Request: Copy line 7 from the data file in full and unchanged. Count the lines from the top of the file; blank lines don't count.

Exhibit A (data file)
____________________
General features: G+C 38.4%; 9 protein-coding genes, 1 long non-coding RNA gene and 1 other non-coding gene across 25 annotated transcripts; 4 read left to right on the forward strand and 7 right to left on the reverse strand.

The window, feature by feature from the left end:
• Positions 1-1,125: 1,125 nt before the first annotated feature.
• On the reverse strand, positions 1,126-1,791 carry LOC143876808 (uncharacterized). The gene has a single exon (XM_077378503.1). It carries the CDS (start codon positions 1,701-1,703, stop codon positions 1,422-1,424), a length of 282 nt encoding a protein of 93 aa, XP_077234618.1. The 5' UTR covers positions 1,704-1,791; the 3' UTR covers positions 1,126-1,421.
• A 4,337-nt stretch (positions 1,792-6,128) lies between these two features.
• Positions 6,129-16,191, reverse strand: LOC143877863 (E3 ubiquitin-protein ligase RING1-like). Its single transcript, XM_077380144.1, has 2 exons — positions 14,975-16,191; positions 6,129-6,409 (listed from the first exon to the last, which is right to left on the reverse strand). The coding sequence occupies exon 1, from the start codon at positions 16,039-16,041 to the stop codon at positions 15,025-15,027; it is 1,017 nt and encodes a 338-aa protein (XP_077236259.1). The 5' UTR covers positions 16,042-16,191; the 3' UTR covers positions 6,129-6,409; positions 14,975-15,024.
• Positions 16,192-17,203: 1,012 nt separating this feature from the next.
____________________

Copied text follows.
• Positions 16,192-17,203: 1,012 nt separating this feature from the next.